My second Mobike experience, this time in the cold light of day, was this morning after dropping the boy at nursery. It seemed silly not to really and I was so pleased with the whole experience that I cycled all the way to Greggs and bought a sausage sandwich. Then I used one again at lunchtime to cycle to the central library and take back my overdue library books. The trip cost 50p which was substantially less than my library fine. On my library trip, I got my first heckle, when a man shouted “get your own bike” which I thought was quite good considering he’s only had a week to come up with it.
There are some problems of course. The unlockable bike last night, the bike I found today with a broken rear light… also the fixed gear means that Mobikers are going to be more Miss Hubbard and less Bradley Wiggins and despite my little legs going like the clappers, I was overtaken by several streaks of fluorescent lycra on my way into town today. But tootling along a cycle lane seems to work for the Dutch so I’m sure we’ll get over it.
There’s also a feature of the app which means that you can grass up other users who have parked illegally. This is good for you, as it earns more credits for your user rating but very bad for the previous user who will lose credits and have to pay more for each trip. I’m a bit uncomfortable with this although I’m not sure why because clearly I’m more than happy to ride around on a bike which has an integral GPS tracking device…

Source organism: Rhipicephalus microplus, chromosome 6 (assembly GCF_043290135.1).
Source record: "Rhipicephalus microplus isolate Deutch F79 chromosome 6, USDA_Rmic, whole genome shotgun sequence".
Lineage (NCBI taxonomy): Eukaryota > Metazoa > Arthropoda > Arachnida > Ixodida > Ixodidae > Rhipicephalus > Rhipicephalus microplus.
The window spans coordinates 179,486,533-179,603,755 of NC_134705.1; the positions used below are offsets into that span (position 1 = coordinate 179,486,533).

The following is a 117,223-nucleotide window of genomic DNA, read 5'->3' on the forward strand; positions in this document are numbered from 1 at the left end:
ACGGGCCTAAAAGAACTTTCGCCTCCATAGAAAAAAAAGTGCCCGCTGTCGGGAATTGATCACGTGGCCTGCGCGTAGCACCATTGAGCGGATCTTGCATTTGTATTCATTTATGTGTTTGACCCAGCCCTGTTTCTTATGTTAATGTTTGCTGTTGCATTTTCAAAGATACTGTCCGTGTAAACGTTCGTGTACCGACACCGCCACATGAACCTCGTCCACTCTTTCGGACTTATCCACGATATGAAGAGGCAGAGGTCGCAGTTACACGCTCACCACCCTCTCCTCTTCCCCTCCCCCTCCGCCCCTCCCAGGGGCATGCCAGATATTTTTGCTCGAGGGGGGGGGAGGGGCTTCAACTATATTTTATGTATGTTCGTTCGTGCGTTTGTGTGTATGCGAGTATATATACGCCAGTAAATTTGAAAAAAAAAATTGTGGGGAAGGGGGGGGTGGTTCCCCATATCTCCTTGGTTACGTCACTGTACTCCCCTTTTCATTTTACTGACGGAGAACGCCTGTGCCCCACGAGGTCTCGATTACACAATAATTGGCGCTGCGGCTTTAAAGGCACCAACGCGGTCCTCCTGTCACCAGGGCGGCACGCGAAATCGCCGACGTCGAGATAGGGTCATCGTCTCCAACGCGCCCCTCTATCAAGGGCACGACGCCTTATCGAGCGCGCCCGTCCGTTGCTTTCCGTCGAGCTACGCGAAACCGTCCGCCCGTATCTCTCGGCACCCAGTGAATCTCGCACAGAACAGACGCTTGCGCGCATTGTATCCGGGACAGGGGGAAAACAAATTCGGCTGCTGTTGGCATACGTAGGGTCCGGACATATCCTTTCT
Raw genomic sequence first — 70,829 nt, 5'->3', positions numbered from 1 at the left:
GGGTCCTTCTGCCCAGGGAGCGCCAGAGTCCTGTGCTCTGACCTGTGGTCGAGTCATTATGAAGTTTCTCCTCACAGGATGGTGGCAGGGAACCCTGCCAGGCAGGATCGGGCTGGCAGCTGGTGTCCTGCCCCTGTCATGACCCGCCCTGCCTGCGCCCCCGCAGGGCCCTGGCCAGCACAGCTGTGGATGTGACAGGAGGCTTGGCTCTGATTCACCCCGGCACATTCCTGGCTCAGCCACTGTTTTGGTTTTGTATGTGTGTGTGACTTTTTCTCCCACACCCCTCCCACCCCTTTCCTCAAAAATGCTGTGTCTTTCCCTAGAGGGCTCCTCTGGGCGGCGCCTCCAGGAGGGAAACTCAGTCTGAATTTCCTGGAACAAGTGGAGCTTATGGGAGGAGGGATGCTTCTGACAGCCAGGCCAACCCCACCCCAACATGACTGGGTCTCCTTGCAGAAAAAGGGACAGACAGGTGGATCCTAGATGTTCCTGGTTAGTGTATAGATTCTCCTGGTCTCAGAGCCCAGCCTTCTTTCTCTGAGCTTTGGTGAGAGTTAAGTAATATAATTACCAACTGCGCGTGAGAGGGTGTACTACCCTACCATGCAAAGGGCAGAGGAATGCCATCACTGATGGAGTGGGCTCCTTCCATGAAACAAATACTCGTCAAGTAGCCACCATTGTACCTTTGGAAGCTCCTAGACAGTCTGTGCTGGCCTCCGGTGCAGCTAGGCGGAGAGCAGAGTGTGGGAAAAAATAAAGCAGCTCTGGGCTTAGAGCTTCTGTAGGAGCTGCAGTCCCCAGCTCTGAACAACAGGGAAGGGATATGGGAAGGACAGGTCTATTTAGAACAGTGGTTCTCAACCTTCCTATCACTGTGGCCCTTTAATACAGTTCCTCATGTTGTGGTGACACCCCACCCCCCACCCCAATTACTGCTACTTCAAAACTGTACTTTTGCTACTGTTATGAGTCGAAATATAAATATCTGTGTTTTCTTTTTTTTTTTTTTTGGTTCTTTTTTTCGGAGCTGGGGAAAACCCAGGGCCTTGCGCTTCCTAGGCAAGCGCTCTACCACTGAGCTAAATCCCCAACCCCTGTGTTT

On my last trip today I started to get that nauseating bum pain which comes from riding a bike for the first time in a while. I know there’s only one way round it and that’s to be strong and power on through. So that’s what I’ll do, tootling along the cycle lanes with my library books in the basket smiling at the curious onlookers who are admiring my orange wheels. I don’t know if the Mobikes will still be around by Christmas. I wonder how many will survive fresher’s week in October? How many will have to be retrieved from trees and how many will be uncovered next time they dredge the ship canal? I like to think that somewhere, a shady secret ops dude is sitting in front of a screen watching a GPS map of all 1,000 bikes and as some scumbag lobs a bike into the Irwell and the signal goes offline, a team swoop in, possibly in a black helicopter to catch the perp. That’s probably not true though.
So anyway, I’m a fan. And the best thing of all, is that I managed to write this whole thing without mentioning Boris Bikes once.
- It was about 9.40, I think. It was well past my bedtime anyway.
- This could be subjective.